The opera begins with the extended scene of his funeral. Finally — and it felt like a long wait — the new pharaoh, Akhnaten, appears: the countertenor Anthony Roth Costanzo. When attendants remove the stiff garment that encases him, Mr. Costanzo stands motionless on a platform, completely naked. Staring ahead with uncanny focus, he looks like a young man overcome with the momentousness of the ceremony — not just a coronation, but also a public ritual of rebirth. His nudity makes him seem at once fearless and vulnerable.
Before he sings a note, Mr. Costanzo already seems to be nursing a radical agenda, which involves, as we soon learn, transforming Egypt from a polytheistic society to one embracing a single god, Aten, whose energy fills the sun.
In the next scene, Mr. Costanzo sings the opening phrases of a hymn of acceptance with gleaming high notes and melting sound that cut through the orchestra with surprising ease. This blossoms into a ravishing trio for Akhnaten, his wife, Nefertiti (the rich-voiced mezzo-soprano J’Nai Bridges, in an auspicious Met debut), and his mother, Queen Tye (the radiant soprano Disella Larusdottir).
With this trio and other set pieces, Mr. Glass does create something with the outlines of old-fashioned operatic structure. Act II concludes with an aria: Akhnaten’s pensive hymn to Aten, the young pharaoh’s most private moment and some of Mr. Glass’s most richly harmonic writing. Ms. Costanzo sings with exceptional tenderness while bringing out inflections in the music that hint at the character’s isolation and insecurity.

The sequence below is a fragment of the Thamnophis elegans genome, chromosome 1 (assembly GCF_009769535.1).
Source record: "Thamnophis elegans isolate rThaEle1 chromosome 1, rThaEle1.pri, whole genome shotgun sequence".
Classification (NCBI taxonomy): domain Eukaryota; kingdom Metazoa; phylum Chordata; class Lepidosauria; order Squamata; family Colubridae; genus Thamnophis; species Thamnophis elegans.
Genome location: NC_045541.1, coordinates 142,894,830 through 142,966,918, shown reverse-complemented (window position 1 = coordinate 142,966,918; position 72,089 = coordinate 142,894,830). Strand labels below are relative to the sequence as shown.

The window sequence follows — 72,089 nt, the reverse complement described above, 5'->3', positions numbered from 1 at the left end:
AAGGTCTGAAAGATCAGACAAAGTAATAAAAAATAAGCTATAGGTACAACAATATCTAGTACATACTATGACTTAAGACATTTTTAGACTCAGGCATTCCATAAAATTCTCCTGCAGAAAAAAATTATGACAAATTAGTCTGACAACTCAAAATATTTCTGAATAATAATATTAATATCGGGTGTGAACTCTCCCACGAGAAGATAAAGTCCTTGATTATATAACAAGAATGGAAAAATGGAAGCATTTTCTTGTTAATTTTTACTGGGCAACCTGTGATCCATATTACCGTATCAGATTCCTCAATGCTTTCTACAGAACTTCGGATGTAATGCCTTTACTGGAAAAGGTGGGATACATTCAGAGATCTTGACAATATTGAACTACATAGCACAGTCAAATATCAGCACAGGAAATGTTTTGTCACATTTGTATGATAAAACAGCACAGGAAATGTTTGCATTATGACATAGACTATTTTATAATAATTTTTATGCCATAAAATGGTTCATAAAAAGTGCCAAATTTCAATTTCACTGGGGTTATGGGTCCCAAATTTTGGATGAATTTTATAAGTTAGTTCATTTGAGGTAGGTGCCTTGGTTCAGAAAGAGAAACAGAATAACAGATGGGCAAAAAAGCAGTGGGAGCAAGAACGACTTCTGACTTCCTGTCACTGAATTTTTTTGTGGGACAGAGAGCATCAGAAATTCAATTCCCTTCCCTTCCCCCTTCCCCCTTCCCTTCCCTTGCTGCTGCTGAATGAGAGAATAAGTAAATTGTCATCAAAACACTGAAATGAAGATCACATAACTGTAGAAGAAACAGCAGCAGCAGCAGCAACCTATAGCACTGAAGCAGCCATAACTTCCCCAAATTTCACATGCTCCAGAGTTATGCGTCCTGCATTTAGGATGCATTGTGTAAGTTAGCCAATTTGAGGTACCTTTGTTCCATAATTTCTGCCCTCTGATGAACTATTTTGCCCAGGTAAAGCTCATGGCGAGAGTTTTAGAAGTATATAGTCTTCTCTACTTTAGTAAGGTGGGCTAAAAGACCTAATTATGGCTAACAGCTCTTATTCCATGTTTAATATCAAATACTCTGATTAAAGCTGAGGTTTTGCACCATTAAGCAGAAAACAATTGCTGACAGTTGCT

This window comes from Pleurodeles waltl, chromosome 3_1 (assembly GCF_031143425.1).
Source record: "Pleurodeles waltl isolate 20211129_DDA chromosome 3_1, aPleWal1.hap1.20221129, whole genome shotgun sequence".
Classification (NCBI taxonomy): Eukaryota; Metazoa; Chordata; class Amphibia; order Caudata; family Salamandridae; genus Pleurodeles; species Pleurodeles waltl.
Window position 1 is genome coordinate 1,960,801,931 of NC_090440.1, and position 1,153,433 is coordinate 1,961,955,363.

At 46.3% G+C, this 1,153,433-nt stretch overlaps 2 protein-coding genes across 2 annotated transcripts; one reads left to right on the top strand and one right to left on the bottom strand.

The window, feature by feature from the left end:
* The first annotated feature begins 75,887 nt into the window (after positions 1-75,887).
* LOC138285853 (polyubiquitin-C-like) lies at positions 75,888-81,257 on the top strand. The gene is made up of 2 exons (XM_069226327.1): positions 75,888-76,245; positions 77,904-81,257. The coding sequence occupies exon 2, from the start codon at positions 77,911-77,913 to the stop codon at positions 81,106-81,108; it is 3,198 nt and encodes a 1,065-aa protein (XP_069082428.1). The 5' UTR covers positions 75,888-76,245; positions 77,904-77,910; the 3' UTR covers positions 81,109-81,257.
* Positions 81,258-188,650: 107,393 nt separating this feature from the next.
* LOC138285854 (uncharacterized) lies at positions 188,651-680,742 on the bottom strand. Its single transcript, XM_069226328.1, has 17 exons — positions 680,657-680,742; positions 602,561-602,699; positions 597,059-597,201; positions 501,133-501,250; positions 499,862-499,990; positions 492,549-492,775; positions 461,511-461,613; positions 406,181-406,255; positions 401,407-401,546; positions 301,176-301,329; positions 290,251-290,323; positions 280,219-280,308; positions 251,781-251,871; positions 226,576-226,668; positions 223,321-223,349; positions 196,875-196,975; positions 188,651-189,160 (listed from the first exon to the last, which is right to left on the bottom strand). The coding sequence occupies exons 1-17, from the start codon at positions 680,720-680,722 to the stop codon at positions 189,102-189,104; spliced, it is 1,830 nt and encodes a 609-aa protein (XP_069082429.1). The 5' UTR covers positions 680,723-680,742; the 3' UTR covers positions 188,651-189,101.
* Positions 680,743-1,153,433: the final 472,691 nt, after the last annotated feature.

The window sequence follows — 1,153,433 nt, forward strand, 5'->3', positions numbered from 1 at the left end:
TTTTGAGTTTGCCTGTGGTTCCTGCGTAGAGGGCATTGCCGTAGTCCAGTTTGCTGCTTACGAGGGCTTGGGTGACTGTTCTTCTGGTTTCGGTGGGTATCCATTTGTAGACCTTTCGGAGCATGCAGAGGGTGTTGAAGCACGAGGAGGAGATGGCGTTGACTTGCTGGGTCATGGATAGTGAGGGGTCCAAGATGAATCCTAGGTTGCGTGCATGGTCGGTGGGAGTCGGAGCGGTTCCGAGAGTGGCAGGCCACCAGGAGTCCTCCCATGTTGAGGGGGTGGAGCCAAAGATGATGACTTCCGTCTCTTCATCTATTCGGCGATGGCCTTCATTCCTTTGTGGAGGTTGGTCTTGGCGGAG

For Act II, Mr. Glass also perhaps came the closest in his career to writing a traditional operatic love duet, as Akhnaten and Nefertiti affirm their devotion in plaintive phrases that waft and intertwine, while the orchestra suggests their teeming inner emotions.
Wearing gauzy red robes with extravagantly long trains, Mr. Costanzo and Ms. Bridges seem at once otherworldly and achingly real. His ethereal tones combine affectingly with her plush, deep-set voice. Ms. Kamensek, while keeping the orchestra supportive, brings out the restless rhythmic elements that suggest the couple’s intensity.
The excellent cast also includes Richard Bernstein as Nefertiti’s father, Aaron Blake as a high priest and Will Liverman as the general who leads the assault on Akhnaten. The enormous ovation for Ms. Kamensek, one of just five female conductors in the Met’s history, was heartening. And Mr. Costanzo, who sang the title role when this production was introduced in London and later presented in Los Angeles, truly owns it.
The final scene shows a group of irreverent modern-day students in a classroom, tossing paper wads as a professor lectures them on the information gleaned from an excavation of the city Akhnaten built in praise of Aten. We see the ghosts of Akhnaten, Nefertiti and Queen Tye voicing forlorn, wordless refrains. Are they anxious about how history has remembered them?
Mr. Glass, 82, who received the biggest ovation when he appeared onstage, has no such worries. In a recent interview with The New York Times, asked about his legacy, and whether his music will endure, Mr. Glass said simply: “I won’t be around for all that. It doesn’t matter.”
Continues through Dec. 7 at the Metropolitan Opera, Lincoln Center; 212-362-6000, metopera.org.